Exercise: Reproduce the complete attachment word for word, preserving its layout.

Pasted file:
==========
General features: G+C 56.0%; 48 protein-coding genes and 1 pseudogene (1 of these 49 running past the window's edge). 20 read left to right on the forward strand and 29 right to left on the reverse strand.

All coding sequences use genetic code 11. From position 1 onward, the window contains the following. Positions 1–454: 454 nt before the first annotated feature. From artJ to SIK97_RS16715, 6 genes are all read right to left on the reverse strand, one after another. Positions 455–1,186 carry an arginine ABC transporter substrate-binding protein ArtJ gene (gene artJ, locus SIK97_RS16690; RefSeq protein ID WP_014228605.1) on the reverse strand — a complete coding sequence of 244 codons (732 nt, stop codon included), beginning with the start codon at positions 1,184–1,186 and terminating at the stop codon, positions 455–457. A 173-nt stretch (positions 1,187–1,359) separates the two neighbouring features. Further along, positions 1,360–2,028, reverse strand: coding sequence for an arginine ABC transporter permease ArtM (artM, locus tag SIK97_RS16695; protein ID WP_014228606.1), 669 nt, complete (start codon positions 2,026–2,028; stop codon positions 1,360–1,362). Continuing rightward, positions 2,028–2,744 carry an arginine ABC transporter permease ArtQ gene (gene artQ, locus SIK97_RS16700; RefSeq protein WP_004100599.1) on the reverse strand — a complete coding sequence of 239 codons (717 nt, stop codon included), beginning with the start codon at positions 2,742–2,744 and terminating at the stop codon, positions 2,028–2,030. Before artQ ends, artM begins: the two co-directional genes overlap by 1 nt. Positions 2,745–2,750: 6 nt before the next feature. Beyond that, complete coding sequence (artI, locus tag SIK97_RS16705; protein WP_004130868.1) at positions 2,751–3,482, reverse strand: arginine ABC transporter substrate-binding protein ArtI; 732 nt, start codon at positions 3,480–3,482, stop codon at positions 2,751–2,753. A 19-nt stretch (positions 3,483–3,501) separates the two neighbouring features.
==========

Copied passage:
General features: G+C 56.0%; 48 protein-coding genes and 1 pseudogene (1 of these 49 running past the window's edge). 20 read left to right on the forward strand and 29 right to left on the reverse strand.

All coding sequences use genetic code 11. From position 1 onward, the window contains the following. Positions 1–454: 454 nt before the first annotated feature. From artJ to SIK97_RS16715, 6 genes are all read right to left on the reverse strand, one after another. Positions 455–1,186 carry an arginine ABC transporter substrate-binding protein ArtJ gene (gene artJ, locus SIK97_RS16690; RefSeq protein ID WP_014228605.1) on the reverse strand — a complete coding sequence of 244 codons (732 nt, stop codon included), beginning with the start codon at positions 1,184–1,186 and terminating at the stop codon, positions 455–457. A 173-nt stretch (positions 1,187–1,359) separates the two neighbouring features. Further along, positions 1,360–2,028, reverse strand: coding sequence for an arginine ABC transporter permease ArtM (artM, locus tag SIK97_RS16695; protein ID WP_014228606.1), 669 nt, complete (start codon positions 2,026–2,028; stop codon positions 1,360–1,362). Continuing rightward, positions 2,028–2,744 carry an arginine ABC transporter permease ArtQ gene (gene artQ, locus SIK97_RS16700; RefSeq protein WP_004100599.1) on the reverse strand — a complete coding sequence of 239 codons (717 nt, stop codon included), beginning with the start codon at positions 2,742–2,744 and terminating at the stop codon, positions 2,028–2,030. Before artQ ends, artM begins: the two co-directional genes overlap by 1 nt. Positions 2,745–2,750: 6 nt before the next feature. Beyond that, complete coding sequence (artI, locus tag SIK97_RS16705; protein WP_004130868.1) at positions 2,751–3,482, reverse strand: arginine ABC transporter substrate-binding protein ArtI; 732 nt, start codon at positions 3,480–3,482, stop codon at positions 2,751–2,753. A 19-nt stretch (positions 3,483–3,501) separates the two neighbouring features.